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  7. Greed plain and simple by the Baltimore Museum of Art. Let the courts decide what's fair. Before it's over the government will own the painting. That's what they do best. Just saying.

    Have a terrific day. :)

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  8. I find it very curious and suspicious that the museum would have recognized this painting from 1951 -- it's not listed and whoever worked at the museum must be long gone by now. So how did they come up with the idea it belonged to them? I think I'd go with the old adage "Finders keepers" on this one!

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  9. The person who bought the box of "junk."

    My uncle used to buy boxes of "junk" for little money at estate sales. He came home with an early Tiffany bowl and other valuable items. If I buy a box of "junk," I end up with a box of junk!

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  10. The museum has already received compensation from the insurance company, which no longer exists. The money & the painting should be HERS! Why is the government even involved? There IS a statute of limitations on this sort of thing!

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  11. The museum has no claim. The insuror might if they still existed. It's hers.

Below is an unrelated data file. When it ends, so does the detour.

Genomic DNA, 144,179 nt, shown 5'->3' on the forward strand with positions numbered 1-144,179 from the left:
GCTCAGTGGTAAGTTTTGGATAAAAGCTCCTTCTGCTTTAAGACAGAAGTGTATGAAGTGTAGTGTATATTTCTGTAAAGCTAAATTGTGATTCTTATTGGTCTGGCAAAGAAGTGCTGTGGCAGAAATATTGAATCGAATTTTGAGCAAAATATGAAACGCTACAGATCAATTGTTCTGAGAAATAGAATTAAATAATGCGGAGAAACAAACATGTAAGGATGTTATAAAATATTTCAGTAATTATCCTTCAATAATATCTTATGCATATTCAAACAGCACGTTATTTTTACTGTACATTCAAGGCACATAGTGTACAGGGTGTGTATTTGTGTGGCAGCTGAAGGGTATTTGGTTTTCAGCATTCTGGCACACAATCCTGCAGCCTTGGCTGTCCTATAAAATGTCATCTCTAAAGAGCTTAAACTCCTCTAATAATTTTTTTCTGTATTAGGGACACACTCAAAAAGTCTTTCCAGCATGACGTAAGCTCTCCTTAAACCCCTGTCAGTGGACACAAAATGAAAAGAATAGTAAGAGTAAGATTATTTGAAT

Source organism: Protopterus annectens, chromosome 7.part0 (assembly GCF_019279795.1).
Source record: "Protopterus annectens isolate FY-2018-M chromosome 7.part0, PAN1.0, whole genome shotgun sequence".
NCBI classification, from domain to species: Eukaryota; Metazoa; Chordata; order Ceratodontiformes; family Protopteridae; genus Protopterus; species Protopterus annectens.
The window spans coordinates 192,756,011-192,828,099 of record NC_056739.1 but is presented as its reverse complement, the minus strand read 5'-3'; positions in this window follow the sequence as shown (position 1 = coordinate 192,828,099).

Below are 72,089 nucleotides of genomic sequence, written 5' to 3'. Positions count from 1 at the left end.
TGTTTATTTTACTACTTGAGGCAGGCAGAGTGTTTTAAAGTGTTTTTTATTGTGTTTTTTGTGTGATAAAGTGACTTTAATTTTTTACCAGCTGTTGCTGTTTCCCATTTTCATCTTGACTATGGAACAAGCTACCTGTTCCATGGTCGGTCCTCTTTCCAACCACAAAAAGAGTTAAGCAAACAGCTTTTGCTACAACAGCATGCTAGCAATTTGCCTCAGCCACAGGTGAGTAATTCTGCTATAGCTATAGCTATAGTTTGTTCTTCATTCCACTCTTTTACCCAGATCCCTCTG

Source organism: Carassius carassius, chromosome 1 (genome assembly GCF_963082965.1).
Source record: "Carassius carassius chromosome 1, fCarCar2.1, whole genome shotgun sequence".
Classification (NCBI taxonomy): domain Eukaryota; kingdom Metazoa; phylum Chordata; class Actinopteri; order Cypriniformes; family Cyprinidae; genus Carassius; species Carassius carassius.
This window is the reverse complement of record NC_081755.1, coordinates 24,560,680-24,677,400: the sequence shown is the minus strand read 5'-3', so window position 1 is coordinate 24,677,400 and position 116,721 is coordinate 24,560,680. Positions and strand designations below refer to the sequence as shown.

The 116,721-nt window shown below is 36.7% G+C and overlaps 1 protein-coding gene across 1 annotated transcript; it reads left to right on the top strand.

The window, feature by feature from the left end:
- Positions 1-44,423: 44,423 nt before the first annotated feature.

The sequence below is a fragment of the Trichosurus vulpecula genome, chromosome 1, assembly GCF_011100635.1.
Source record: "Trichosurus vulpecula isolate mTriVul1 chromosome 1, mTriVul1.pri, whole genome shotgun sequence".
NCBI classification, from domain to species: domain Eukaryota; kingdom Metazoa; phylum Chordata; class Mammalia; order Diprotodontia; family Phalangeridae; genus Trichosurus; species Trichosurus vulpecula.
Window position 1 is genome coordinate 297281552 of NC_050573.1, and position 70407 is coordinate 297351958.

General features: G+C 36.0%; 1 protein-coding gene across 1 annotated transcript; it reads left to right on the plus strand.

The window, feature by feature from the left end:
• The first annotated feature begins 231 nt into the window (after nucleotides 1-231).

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  12. The museum has no claim. The insuror might if they still existed. It's hers.

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  13. I don't know who should get the painting. What I want to know is...how come I can rattle around flea markets/second shops for hours and NEVER have I found anything worth more than the 50cent price tag on the article. Why does everyone else find these wonderful paintings and collectibles? Not fair guys!

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  14. I say frig that, she should totally be able to keep her painting.. :/

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  15. What ? The FBI hasn't heard of "finders keepers?"

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  16. I don't know the law but I'm swayed by the argument that the museum was compensated, so they have no claim. The women who didn't recognize the name "Renoir" should be made to take an art appreciation class, but the painting is hers.

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  17. Screw the museum.

    I don't much like art.
    But, when I do, I prefer "La Maja Desnuda."

    Because that's how I roll.

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  18. Of course, you probably have figured out that I always want a happy ending so I want the woman to have it. I agree with Al Penwasser....screw the museum...they got compensated a long time ago and seemingly have poor record keeping,

    You are the one that is so knowledgeable about art...do you have a strong opinion about this?

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  19. No police report? Finders keepers!

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  20. The rule is that stolen property gets returned to the victim of the theft. (Another reason for "Buyer Beware" disclaimers). In this case that would be the insurance company that paid out on the museum's claim. If they no longer exist and have no shareholders or other rightful representatives, or creditors, then I think it's great and the woman should be allowed to keep it. Poor thing is going to pay taxes on the full value if she's not careful.

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  21. Buying stolen goods unknowingly does not give you clear title.